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Gold Movie Review

Gold (2016) movie poster Gold

Theatrical Release: December 30, 2016 / Running Time: 121 Minutes / Rating: R

Director: Stephen Gaghan / Writers: Patrick Massett, John Zinman

Cast: Matthew McConaughey (Kenny Wells), Edgar Ramirez (Michael Acosta), Bryce Dallas Howard (Kay), Corey Stoll (Bryan Woolf), Toby Kebbell (Paul K. Jennings), Bill Camp (Hollis Dresher), Joshua Harto (Lloyd Stanton), Timothy Simons (Jeff Jackson), Craig T. Nelson (Kenny Wells Sr.), Macon Blair (Connie Wright), Adam LeFevre (Bobby Burns), Frank Wood (Scottie Nevins), Michael Landes (Glen Binkert), Bhavesh Patel (Bobby Owens), Rachael Taylor (Rachel Hill), Stacy Keach (Clive Coleman), Bruce Greenwood (Mark Hancock)

 

Ordinarily, it is easy to distinguish end-of-year movies from beginning-of-year ones. Those seeking the prestige of awards tend to open small around Christmas and then expand in January.
But The Weinstein Company took that practice to an extreme in 2016-17 with qualifying runs for films that weren't playing anywhere else until late January. The first of these -- the Ray Kroc biopic The Founder -- opened last week to good reviews and modest returns. It seems a safe bet that the second -- Gold, another fact-inspired drama driven by a strong lead performance -- offers a repeat of that this weekend.

Gold opens in 1981 Nevada, with prospector Kenny Wells (Matthew McConaughey) riding high in a flourishing business run by his father (Craig T. Nelson). Dad dies and seven years later, Kenny's business isn't doing so well. Then, an idea comes to him in a dream: he is to dig in an area in Indonesia under the guidance of the suave and seasoned geologist Michael Acosta (Edgar Ramνrez). Challenges abound there, as workers threaten to leave and Kenny, who is maxing out his credit cards on blind faith, gets stricken with malaria.

In "Gold", prospector Kenny Wells (Matthew McConaughey) and geologist Michael Acosta (Edgar Ramirez) go digging for gold in the wilds of Indonesia.

But it all pays off even better than Kenny could dream it, with the biggest discovery of gold in a decade. Soon, businesses who wanted nothing to do with Kenny are begging to invest on his terms. He even gets courted by a New York firm (in a deal led by Corey Stoll).

In the tradition of films like The Wolf of Wall Street and War Dogs, Gold is a rise and fall tale. To say more would probably require spoilers and I fear I may have already crossed that line.

Directed by Stephen Gaghan (Syriana) and a TV-versed duo picking up their first theatrical credit since 2001's Lara Croft: Tomb Raider, Gold is a compelling drama told with appealing period detail and a decent amount of flair. There is a true story, but it is merely the springboard for the screenwriters, who change nearly all the details. The film relies heavily on McConaughey, who redeemed himself a few years ago and hasn't looked back.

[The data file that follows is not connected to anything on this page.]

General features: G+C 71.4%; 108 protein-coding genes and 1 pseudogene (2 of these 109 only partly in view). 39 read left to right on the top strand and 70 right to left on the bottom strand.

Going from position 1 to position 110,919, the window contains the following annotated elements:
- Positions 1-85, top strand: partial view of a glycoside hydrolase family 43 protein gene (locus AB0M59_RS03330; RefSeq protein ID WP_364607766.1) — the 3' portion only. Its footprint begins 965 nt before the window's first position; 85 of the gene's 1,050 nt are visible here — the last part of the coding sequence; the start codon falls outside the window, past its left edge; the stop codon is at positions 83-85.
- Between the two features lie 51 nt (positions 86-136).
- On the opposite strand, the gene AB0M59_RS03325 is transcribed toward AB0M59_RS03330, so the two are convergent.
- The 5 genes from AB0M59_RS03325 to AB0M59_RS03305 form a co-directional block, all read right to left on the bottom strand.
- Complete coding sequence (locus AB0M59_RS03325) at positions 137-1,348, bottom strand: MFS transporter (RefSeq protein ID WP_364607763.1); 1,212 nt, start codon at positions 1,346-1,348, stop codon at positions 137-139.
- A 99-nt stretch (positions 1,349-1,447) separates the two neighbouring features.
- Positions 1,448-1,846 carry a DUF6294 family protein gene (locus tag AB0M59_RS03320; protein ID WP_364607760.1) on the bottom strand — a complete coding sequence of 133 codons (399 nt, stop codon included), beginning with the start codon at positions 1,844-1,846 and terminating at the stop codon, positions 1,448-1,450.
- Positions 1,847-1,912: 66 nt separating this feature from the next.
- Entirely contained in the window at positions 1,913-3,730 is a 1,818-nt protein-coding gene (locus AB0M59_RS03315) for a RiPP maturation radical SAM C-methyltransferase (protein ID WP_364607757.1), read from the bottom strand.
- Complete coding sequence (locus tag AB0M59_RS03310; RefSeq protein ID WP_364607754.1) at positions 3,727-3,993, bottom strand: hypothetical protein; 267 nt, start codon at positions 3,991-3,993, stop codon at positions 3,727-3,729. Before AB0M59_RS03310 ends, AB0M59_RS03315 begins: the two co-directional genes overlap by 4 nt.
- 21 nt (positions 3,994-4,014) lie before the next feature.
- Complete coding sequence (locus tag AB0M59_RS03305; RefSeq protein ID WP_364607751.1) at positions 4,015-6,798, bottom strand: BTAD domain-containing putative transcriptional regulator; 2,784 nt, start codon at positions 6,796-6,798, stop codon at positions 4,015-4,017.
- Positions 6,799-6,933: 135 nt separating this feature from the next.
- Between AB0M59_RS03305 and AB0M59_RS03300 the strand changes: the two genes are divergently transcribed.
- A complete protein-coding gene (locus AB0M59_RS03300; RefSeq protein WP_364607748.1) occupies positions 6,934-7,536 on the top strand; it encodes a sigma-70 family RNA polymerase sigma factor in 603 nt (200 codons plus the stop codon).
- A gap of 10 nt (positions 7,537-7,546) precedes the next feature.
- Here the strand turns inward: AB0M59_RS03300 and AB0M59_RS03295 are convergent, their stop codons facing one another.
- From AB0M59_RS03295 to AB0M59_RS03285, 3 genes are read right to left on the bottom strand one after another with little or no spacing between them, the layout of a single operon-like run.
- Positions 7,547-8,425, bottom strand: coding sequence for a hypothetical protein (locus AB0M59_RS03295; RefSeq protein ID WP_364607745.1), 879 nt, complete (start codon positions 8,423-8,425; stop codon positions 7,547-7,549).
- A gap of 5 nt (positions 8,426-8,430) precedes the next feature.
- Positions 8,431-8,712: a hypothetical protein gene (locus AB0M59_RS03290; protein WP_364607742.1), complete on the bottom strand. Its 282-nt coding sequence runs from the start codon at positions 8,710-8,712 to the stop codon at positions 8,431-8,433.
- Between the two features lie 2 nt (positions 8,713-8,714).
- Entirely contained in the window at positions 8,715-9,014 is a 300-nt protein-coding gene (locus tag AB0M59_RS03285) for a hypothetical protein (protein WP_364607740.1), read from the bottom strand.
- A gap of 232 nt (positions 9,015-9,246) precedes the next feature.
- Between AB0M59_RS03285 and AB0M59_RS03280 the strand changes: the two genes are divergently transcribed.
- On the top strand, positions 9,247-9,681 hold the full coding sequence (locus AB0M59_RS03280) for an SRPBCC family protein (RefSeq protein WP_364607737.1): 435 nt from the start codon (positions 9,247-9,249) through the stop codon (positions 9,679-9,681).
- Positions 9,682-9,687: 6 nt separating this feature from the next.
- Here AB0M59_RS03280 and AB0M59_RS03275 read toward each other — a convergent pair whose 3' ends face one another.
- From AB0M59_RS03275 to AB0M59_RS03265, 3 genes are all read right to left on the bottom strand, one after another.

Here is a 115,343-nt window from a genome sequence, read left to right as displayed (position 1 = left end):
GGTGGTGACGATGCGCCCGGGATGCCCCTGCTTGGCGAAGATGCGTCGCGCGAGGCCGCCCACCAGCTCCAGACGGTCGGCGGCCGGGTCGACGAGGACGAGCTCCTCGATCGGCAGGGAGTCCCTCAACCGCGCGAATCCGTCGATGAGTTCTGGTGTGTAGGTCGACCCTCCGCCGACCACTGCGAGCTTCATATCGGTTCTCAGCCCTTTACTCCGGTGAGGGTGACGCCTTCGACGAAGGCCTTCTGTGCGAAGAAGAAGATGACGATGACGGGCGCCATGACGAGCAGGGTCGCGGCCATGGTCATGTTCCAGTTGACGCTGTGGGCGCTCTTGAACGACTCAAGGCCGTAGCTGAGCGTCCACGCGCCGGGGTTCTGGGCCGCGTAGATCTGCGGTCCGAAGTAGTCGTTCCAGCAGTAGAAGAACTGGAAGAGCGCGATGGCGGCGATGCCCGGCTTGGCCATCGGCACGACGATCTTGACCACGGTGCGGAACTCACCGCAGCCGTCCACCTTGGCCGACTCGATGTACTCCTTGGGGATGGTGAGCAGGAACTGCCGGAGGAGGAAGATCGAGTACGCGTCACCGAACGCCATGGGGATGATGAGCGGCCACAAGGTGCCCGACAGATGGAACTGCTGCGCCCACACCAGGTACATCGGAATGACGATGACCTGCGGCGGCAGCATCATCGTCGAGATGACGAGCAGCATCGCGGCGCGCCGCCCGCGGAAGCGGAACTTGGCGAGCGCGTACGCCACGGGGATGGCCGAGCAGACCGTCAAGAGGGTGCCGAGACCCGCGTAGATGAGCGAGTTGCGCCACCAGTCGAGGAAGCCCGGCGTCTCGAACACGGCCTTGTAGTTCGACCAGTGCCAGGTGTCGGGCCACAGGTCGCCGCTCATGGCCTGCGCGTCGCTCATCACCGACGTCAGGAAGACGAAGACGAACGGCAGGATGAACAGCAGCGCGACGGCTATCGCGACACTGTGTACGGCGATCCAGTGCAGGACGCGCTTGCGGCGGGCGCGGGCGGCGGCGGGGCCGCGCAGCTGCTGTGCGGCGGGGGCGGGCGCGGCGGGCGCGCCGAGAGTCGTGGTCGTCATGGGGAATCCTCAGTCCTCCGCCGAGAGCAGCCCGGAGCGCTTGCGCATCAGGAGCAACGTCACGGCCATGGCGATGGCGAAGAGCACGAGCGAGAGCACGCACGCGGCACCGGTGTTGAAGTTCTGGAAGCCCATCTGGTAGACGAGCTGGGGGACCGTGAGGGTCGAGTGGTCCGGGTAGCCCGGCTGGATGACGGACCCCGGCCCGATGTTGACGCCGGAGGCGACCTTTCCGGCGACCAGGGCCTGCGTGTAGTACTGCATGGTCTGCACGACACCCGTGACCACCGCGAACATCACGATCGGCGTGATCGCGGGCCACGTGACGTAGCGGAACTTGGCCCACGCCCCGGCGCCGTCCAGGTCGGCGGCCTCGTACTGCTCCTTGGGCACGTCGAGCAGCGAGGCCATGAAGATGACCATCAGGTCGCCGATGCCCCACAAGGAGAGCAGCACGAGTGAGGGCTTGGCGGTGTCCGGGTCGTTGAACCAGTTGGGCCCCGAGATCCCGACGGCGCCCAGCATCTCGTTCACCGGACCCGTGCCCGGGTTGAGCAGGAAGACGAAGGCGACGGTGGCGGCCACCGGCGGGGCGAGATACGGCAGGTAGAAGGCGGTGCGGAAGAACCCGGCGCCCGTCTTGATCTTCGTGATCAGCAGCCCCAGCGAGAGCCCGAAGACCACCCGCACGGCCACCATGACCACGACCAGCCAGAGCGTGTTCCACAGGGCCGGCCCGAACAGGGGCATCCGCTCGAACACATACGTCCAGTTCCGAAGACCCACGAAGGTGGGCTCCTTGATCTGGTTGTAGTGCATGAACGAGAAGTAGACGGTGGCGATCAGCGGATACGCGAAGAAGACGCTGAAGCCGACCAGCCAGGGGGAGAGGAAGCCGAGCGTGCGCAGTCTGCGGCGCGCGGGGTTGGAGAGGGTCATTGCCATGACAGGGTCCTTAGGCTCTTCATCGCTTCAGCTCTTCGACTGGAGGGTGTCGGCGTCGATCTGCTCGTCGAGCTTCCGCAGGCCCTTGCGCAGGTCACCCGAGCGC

As in Dallas Buyers Club, McConaughey transforms himself physically. He gains weight, loses hair, and sports an unsightly set of chompers. There isn't the impact of the rail-thin AIDS patient that won him the Best Actor Oscar, and Gold plays up the angle a little too hard, with more scenes than it needs of Kenny in only his tighty whiteys. The fact is that many, if not most, men approaching 50 would be all right, all right, all right with looking like this.

A newly wealthy Kenny Wells (Matthew McConaughey) shows his longtime girlfriend Kay (Bryce Dallas Howard) a good time in "Gold."

But though the receding hairline and protruding belly may smack of someone wanting another trip to the Oscar podium, McConaughey grounds this performance in sturdy dramatics,

getting you to sympathize with a guy with a dream as he gets rich and proud in a hurry. Ramνrez is good too in the deuteragonist part. Bryce Dallas Howard gets to remind us of women's fashions of the '80s in the somewhat underdeveloped role of Kenny's love interest. Meanwhile, Kenny's cronies are well played by guys who look and sound the part, guys who would have likely been earned callbacks on The Wolf of Wall Street.

Gold was eligible for 2016 awards, but it drew just two nominations, one from the dubious Hollywood Film Awards and a nod for Best Original Song at the Golden Globes. That and subpar advance ratings on IMDb and Rotten Tomatoes suggest this is Oscar bait that missed the mark, but that is not in line with the movie I saw, which is admirable and enjoyable not simply by January movie standards. Yes, this production would have welcomed Oscar nominations and that is why it had the qualifying run. But though a bit slow at times, the film definitely hooks you and keeps you invested with its completely unknown and relatively unpredictable story.

The Globes-nominated titular song, performed by Danger Mouse and Iggy Pop, is just one of several needle drops catching your attention here. Others include seemingly new covers of Talking Heads' "This Must Be the Place" and Eric Burdon & War's "Spill the Wine" and original period tunes by New Order. Gold doesn't push its era too hard, choosing to let it enrich the story rather than drive it.

With all that glitters in Gold, it is important to remember that only shooting stars break the mold. Stars like Matthew McConaughey.

Related Reviews:
Now in Theaters: The Founder • Patriots Day • Silence • Live by Night • Elle • 20th Century Women • Toni Erdmann
Matthew McConaughey: Interstellar • Dallas Buyers Club • The Sea of Trees • The Paperboy • Amistad
Edgar Ramirez: Joy • The Girl on the Train • Hands of Stone
Bryce Dallas Howard: Pete's Dragon • Jurassic World • Hereafter • The Help
The Wolf of Wall Street • War Dogs • The Big Short • Goodfellas • Wall Street • Traffic

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Reviewed January 27, 2017.



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